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harmful vibrations to occur. It should be noted that in cavitation, the downstream pressure is normally above the local vapor pressure so that the bubbles col- lapse. In flashing situations, the pressure is below the local vapor pressure so that the bubbles do not collapse and are transported downstream. Also there are ways of preventing cavitation from occurring e.g., changing the design of the control valve , but if the downstream pressure is below the vapor pressure of the in- coming stream, then flashing will occur. Flashing normally occurs downstream of valves or orifices in liquid lines that are going to the condenser or possibly down- stream of control valves in cascading drains. Other possible loca- tions would include downstream of leaking valves located be- tween system pressure and the condenser. There is considerably less technical literature covering flashing than cavitation 2 . Although there is some information available from valve manufacturers, the subject of flashing erosion, particu- larly in the downstream piping, is rarely mentioned. Damage due to flashing can be found in and downstream of pressure-reducing valves. The form of the damage is usually re- ferred to as “smooth” or “polished” 2 . As a practical matter, flashing erosion is dealt with by valve manufacturers by installing erosion-resistant materials for valves expected to be in severe service that may include flashing down- stream of the most restricted part of the valve. Unfortunately, usually flashing erosion in piping is not considered until a leak or a pipe rupture occurs.

2.3 Liquid Impingement Erosion. Liquid impingement ero-

sion LIE or droplet impingement is caused by the impact of high-velocity droplets or liquid jets. Normally, LIE occurs when a two-phase stream experiences a high-pressure drop e.g., across an orifice on a line to the condenser . When this occurs, there is an acceleration of both phases with the liquid velocity increasing to the point that if the liquid strikes a metallic surface, damage to the surface will result. Droplet speeds greater than about 100 m/s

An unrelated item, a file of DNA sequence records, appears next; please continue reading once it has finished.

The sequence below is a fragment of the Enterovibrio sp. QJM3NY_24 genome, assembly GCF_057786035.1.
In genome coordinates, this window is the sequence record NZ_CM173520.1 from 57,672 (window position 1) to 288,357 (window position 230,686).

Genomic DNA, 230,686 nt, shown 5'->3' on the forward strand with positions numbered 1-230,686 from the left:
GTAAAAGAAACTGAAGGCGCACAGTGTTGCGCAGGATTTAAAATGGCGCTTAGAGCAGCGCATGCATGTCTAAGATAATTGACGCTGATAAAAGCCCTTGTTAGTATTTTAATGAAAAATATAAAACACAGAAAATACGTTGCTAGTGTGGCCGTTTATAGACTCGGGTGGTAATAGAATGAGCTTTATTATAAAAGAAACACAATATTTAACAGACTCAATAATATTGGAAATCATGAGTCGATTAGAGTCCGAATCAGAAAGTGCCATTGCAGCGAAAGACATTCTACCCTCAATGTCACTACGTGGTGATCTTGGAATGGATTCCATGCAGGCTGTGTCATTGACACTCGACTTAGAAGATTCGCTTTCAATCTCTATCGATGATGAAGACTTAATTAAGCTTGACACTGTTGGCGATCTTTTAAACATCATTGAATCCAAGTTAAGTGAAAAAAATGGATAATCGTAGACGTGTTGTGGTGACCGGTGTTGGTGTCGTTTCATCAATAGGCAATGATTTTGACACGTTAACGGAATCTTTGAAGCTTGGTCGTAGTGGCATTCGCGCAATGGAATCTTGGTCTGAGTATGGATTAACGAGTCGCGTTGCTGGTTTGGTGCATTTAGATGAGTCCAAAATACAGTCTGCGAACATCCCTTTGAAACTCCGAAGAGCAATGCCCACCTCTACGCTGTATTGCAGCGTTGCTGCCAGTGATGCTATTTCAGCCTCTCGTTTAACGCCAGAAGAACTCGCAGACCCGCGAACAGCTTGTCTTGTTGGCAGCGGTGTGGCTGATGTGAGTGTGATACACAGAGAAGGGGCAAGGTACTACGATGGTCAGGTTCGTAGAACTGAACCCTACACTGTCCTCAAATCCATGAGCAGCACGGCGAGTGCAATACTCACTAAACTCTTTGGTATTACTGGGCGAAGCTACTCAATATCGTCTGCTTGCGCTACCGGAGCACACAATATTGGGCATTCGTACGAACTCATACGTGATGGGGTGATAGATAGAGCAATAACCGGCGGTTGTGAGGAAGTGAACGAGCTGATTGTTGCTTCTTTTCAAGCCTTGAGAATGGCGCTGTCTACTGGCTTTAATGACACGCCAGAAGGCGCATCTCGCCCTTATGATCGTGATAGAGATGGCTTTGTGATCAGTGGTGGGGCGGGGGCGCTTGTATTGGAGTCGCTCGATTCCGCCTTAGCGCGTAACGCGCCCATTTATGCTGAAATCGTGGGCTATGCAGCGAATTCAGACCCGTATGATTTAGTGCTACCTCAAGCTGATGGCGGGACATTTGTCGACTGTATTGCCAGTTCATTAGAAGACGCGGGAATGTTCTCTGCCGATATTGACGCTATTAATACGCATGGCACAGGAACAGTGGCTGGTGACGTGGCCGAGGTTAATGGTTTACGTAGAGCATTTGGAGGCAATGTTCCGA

330 ft / s have been shown to damage carbon steel items. The main distinction between flashing and LIE is that in flashing the fluid is low quality mostly liquid with some steam , and with LIE, the fluid is high quality mostly steam with some liquid . In contrast to flashing damage, surfaces damaged by LIE are nor- mally very rough and irregular. There are two main practical situations in which LIE has been studied extensively because of problems experienced. These are the erosion of steam turbine internals and the erosion of high- velocity airplane components particularly canopies by rain 2 . Erosion in steam turbines has been studied since the 1920s. The materials of principal interest are high alloy steels and more exotic materials. Most of the steam turbine erosion problems have been solved through redesign and improved materials, although prob- lems may appear when new turbine designs are employed. A good treatment of erosion in steam turbines is found in Ref. 5 . Although conceptually LIE downstream of a valve and LIE in a steam turbine would seem similar, there is a significant difference. In a turbine, as work is extracted from the steam, the pressure decreases until it reaches a point where droplets nucleate and are carried downstream. Some of these droplets will impact and be- come attached to nonrotating portions of the turbine, especially the low-pressure stationary blades. Some of this water is then re-entrained and flows downstream. Extensive research has dem- onstrated that the very small droplets in the stream do not cause the damage to the low-pressure turbine blades. Rather it is the re-entrained, larger drops that cause the bulk of the damage. In the flow downstream of a valve or orifice, there probably is not a similar mechanism to separate and re-entrain the flow. Erosion in airplane components in rain became an issue in the 1940s as the speed of aircraft particularly military aircraft ex- ceeded about 550 km/h 350 miles/h . At this speed, a heavy rain damaged even metallic forward facing components. Particular problem areas included windshields, canopies, and